731 F2d 1482 Goode III v. L Wainwright
731 F.2d 1482
Arthur Frederick GOODE, Jr., Individually and as next friend
acting on behalf of Arthur Frederick Goode, III,
Louie L. WAINWRIGHT, Secretary of Corrections, Dept. of
Corrections of the State of Florida, et al.,
United States Court of Appeals,
April 4, 1984.
Sanford Bohrer, Charles Senatore, Miami, Fla., for petitioner-appellant.
Charles Corces, Jr., Asst. Atty. Gen., Tampa, Fla., for respondents-appellees.
Appeal from the United States District Court for the Middle District of Florida.
Before GODBOLD, Chief Judge, and RONEY and TJOFLAT, Circuit Judges.
BY THE COURT:
Petitioner Arthur Frederick Goode, III, through his father and next friend, is a Florida prisoner under sentence of death for killing a ten-year-old boy. For the previous history of this case see Goode v. Wainwright, 704 F.2d 593 (11th Cir.1983); Wainwright v. Goode, --- U.S. ----, 104 S.Ct. 378, 78 L.Ed.2d 187 (1983); Goode v. Wainwright, 725 F.2d 106 (11th Cir.1984).
In our 1984 opinion we affirmed the denial of the writ. Then, pursuant to Florida Statute 922.07, the governor of Florida entered an executive order appointing a commission of three psychiatrists to examine Goode. The members of the commission advised the governor that, based upon their examination, Goode (in the language of the statute) understood the nature and the effect of the death penalty and why it was to be imposed upon him. Thereafter, on March 6, the governor signed a warrant directing the execution of Goode; execution is scheduled for April 5, 1984.
On March 30, 1984 Goode filed a petition for Writ of Habeas Corpus in the Supreme Court of Florida, and that court entered its opinion and decision April 2. Goode raised two issues for the first time: (1) that he is presently insane and that it violates the Constitution to execute an insane person, and (2) that Florida Statute 922.07 denies him procedural due process. The Florida Supreme Court rejected both issues on the merits.
On April 3 petitioner filed in the United States District Court, M.D. Florida, a petition for the writ of habeas corpus, raising only the two issues that had been raised in the Florida Supreme Court. The district court, without a hearing but with a lengthy opinion, denied the writ April 4, 1984. The court denied a certificate of probable cause and denied a stay of execution.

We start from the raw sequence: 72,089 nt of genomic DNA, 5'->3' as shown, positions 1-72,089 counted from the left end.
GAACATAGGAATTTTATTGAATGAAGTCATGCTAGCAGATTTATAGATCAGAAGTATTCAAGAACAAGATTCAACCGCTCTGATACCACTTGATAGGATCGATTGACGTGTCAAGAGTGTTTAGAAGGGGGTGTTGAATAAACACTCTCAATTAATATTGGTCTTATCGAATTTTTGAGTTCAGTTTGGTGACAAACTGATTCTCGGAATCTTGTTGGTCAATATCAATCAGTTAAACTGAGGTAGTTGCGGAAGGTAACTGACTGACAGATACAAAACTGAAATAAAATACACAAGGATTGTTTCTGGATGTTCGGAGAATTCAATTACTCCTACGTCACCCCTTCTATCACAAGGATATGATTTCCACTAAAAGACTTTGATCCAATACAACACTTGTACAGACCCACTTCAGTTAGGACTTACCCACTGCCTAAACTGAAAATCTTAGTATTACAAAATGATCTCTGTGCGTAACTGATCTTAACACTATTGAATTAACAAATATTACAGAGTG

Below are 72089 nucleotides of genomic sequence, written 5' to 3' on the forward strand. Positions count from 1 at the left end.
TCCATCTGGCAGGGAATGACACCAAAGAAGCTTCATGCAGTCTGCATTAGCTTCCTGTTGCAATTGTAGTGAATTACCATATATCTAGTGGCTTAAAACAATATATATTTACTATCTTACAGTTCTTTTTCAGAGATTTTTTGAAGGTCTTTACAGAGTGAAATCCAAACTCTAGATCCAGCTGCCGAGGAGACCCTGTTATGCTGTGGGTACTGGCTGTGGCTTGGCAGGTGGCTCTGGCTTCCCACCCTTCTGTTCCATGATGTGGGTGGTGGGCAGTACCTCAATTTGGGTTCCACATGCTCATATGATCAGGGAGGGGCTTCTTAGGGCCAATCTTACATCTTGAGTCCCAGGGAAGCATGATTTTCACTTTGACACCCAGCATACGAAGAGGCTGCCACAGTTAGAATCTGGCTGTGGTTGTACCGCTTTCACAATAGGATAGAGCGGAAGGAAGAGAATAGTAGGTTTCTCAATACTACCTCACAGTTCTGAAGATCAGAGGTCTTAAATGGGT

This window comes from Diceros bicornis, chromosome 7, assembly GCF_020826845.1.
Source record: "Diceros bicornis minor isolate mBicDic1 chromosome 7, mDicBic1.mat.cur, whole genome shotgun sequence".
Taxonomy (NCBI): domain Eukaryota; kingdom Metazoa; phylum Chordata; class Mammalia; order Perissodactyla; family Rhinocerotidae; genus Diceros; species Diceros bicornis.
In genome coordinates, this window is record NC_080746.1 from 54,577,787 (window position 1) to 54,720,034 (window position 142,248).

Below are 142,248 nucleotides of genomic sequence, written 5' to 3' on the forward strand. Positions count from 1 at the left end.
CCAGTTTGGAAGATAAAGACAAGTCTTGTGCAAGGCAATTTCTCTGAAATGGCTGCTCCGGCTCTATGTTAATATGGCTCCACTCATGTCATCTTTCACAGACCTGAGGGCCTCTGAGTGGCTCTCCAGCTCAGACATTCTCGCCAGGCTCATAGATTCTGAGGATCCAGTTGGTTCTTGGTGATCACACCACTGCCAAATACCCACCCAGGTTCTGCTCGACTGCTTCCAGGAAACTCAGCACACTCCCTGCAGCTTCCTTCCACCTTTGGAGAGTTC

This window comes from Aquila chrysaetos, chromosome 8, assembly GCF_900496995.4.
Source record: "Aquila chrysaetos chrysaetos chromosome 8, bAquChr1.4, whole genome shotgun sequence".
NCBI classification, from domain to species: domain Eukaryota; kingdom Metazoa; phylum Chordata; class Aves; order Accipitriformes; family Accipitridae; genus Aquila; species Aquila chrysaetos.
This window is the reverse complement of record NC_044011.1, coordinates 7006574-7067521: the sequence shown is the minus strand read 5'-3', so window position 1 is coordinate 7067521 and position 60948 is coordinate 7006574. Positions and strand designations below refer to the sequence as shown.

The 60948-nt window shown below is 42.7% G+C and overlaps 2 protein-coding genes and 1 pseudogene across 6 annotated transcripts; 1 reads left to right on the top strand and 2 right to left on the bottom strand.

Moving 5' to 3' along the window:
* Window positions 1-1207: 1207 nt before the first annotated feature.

The matter is now before this court on notice of appeal, application for CPC, and motion for stay of execution and for emergency relief.
The second claim, the attack on the Florida statute, is made on procedural due process grounds. We hold that the statute meets minimum standards required by procedural due process. Solesbee v. Balkcom, 339 U.S. 9, 70 S.Ct. 457, 94 L.Ed. 604 (1950); see also Caritativo v. California, 357 U.S. 549, 78 S.Ct. 1263, 2 L.Ed.2d 1531 (1958).
The first claim is rooted in substantive due process and the eighth amendment. In its opinion of April 2 the Florida Supreme Court held that in Florida an insane person cannot be executed. There has been no conclusive determination whether there is such a constitutional entitlement under federal law.1 Assuming that there is such a right, we agree with the district court that petitioner is barred from raising it in this case because of abuse of the writ. Woodard v. Hutchins, --- U.S. ----, 104 S.Ct. 752, 78 L.Ed.2d 541 (1984); Rule 9(b) foll. 28 U.S.C. Sec. 2254.
In his first federal habeas case Goode contended that he was not competent to stand trial or to waive trial counsel. This court rejected both contentions. 704 F.2d at 596-99. Petitioner asserts that his substantive due process/eighth amendment claim is a newly ripened claim that could not be presented until the governor had gone through the Sec. 922.07 procedures. This theory assumes that the issue of insanity vel non barring execution is dependent upon the governor's implementation of the statutory procedures of Sec. 922.07.2 This is not so. If Goode contended, on substantive due process and eighth amendment grounds, that he could not be executed because of post-conviction insanity, he was free to assert this contention in state and federal courts from the time that the state court sentenced him to death; thereby he could secure an orderly determination of his then current mental condition. Certainly he could have raised the issue when the governor signed his first execution warrant in 1982. Goode has made no such contention in his state merits appeal, in his state collateral attack on his conviction, or in his first federal habeas case.
If the substantive due process/eighth amendment issue of alleged insanity barring execution had been timely raised and determined in court, circumstances might thereafter have changed, and an updated determination of competency might thereafter have been made based on a showing of changed conditions. But this does not mean that post-conviction insanity could be held back as an issue until the eve of execution and then raised for the first time.
The motion for certificate of probable cause is DENIED. The motion for stay is DENIED.